Consolidating your loans under chapter 13

The US Bankruptcy Code – specifically section 523(a)(8) – spells out that student loans are exempted from forgiveness in bankruptcy unless it poses “undue hardship.” For most people who are dealing with five digits of student loans, every monthly payment can feel like an undue hardship, but bankruptcy courts have taken a pretty hard line on interpreting this terminology.

But in recent cases, there has been some hope for student loan debtors in bankruptcy rulings.

Bankruptcy schedules are signed under the penalty of perjury and you will be asked under oath at the Meeting of Creditors if all debts were listed. These type of transfers within one year of filing Chapter 7 bankruptcy will almost always be considered fraudulent, and could result in loss of your Chapter 7 discharge.

You could also be subjected to criminal prosecution.

Chapter 7 allows immediate forgiveness of all unsecured debts (except student loans, child support and alimony).

If you are considering filing bankruptcy and think you meet the criteria for student loan discharge in a Chapter 7, you should know that the Harvard law study also revealed that a big factor in success was having a bankruptcy lawyer familiar with adversary proceedings and a track record of winning them.

You should consider bankruptcy if you are under these desperate conditions: or request help now online with a free Debt & Budget Analysis.

Typically, in a Chapter 7 case the debtor loses most of his or her nonexempt assets and receives a Chapter 7 discharge. A credit score will likely be worsened in the short run by filing a Chapter 13.

In a Chapter 13 case, the debtor usually retains his or her nonexempt property, but must pay back as much as the trustee deems feasible for the debtor to pay over 3-5 years. And debtor engaged in business may continue to operate the business during his or her Chapter 13 case. However, if most of a person's debts are ultimately paid off under a Chapter 13 plan, credit reporting agencies will take that into account when determining a credit score. Although, when a Chapter 13 case is filed it becomes public record, the only people that will really know about your filing are your attorney, your creditors, and anyone else who you tell.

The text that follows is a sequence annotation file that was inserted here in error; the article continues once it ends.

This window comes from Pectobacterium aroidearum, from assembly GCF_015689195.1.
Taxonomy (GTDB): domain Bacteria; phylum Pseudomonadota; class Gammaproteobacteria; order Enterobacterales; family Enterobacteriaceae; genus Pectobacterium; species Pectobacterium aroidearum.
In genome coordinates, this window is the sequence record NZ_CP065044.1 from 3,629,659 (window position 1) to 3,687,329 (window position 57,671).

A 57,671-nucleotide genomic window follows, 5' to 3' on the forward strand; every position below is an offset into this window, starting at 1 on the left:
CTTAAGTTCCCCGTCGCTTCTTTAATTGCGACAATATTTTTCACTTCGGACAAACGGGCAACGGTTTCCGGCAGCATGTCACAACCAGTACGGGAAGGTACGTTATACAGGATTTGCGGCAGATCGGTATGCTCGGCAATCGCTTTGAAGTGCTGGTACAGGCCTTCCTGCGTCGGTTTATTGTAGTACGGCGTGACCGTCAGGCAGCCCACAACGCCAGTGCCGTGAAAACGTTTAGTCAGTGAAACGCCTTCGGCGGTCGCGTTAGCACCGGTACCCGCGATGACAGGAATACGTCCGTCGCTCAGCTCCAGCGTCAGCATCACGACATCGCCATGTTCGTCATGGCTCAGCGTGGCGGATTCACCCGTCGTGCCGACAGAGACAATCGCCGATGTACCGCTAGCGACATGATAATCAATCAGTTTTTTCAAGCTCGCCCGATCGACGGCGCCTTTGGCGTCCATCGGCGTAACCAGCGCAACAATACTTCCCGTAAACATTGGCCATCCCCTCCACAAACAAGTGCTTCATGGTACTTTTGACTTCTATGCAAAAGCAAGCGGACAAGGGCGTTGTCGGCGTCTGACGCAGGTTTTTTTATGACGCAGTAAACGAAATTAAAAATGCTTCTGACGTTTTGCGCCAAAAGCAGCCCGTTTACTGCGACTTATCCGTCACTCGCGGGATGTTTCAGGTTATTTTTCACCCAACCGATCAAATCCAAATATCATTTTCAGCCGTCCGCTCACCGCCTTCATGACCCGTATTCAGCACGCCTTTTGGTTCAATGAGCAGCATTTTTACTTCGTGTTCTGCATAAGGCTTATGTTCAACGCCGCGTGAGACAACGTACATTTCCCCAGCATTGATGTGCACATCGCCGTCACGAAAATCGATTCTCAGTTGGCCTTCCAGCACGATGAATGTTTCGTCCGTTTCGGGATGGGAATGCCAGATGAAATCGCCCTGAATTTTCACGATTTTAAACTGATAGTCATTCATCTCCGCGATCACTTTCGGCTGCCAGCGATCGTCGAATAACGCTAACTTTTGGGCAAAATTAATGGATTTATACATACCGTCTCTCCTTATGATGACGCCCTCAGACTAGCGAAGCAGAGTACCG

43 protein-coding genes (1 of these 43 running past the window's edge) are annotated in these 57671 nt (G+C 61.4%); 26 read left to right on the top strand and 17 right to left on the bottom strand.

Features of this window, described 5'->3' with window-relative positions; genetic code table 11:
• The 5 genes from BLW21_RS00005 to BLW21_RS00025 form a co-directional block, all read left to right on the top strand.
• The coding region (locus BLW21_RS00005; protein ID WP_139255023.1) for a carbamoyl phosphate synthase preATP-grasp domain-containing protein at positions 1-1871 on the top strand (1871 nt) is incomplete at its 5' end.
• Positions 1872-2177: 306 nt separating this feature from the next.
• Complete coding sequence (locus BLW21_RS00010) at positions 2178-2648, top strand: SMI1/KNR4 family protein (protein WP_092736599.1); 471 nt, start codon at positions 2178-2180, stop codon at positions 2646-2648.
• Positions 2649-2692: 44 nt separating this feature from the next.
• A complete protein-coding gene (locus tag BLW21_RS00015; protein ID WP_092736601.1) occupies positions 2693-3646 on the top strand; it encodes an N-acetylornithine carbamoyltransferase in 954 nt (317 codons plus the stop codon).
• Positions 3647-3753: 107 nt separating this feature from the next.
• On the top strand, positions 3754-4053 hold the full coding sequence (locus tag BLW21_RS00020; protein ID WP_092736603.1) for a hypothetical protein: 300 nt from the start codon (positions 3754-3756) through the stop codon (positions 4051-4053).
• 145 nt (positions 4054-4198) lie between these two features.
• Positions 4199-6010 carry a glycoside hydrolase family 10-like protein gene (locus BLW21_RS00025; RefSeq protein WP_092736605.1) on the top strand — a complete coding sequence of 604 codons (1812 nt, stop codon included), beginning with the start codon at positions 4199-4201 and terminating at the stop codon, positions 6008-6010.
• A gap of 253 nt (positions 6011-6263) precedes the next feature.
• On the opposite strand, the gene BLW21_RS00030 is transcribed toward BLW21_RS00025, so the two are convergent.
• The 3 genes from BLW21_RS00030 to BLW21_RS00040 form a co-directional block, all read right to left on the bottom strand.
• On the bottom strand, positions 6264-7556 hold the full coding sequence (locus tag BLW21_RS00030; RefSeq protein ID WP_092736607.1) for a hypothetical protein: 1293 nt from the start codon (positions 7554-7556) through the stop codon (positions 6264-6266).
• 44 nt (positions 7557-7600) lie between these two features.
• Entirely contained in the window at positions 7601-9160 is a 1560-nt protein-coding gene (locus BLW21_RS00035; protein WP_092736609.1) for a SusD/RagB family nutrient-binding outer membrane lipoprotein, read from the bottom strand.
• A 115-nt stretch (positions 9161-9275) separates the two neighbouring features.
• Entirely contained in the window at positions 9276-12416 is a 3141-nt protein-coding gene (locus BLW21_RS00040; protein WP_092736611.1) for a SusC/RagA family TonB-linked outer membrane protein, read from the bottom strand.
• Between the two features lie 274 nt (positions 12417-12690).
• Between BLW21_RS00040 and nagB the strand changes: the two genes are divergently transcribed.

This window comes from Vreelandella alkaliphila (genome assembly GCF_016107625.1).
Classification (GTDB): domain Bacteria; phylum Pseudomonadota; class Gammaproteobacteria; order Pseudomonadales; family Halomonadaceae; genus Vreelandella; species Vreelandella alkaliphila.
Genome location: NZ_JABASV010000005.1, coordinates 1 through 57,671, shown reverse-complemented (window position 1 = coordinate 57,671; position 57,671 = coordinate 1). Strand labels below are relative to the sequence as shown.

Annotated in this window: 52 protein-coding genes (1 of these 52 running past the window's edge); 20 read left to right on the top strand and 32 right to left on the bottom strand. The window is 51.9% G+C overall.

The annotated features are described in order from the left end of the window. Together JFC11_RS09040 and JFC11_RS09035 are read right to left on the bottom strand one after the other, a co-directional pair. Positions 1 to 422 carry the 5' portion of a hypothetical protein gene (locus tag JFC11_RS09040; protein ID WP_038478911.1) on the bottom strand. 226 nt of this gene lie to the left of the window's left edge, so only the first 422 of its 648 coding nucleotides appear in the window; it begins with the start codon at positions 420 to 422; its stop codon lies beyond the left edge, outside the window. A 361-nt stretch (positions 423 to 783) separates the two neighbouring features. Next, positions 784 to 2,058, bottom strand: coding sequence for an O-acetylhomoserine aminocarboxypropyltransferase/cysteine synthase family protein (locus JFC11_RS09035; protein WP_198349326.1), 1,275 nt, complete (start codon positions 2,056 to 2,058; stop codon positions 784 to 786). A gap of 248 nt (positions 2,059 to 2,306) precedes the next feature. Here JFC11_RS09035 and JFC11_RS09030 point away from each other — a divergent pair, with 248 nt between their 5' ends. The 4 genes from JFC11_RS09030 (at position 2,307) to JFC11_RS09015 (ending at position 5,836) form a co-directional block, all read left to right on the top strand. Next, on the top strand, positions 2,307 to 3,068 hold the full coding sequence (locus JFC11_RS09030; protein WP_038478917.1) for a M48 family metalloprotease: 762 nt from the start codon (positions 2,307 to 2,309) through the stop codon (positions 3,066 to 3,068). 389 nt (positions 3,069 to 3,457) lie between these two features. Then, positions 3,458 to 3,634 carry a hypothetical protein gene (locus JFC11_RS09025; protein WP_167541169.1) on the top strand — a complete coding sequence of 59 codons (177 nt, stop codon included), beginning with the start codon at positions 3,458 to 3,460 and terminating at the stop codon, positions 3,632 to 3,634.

Chapter 7 cases take less time and are less expensive than Chapter 13 cases, but Chapter 13 cases allow a debtor who is above the median income or who has a large amount of nonexempt assets to keep their assets and receive the protection of bankruptcy. When is a Chapter 13 more preferable to a Chapter 7? How is Chapter 13 different from a private debt consolidation service? If an objection is filed it must be ruled on by the court in order for the plan to be approved. What is the difference between a secured creditor and an unsecured creditor and how are they treated in Chapter 13? Please see this article about rebuilding after bankruptcy. The public records are not published in the Denver Post, or your local newspapers. How many court appearances is required in a Chapter 13 case?

Chapter 13 is a court protected repayment plan and the courts powers are far beyond those of a private debt consolidation service. Basically, a secured creditor has collateral, where as an unsecured creditor does not have collateral. A couple should file jointly if both spouses are liable for any of the significant debts. Most debtors have to appear in court at least twice, and the attorney will appear with the debtor, then the attorney will make all other appearance.

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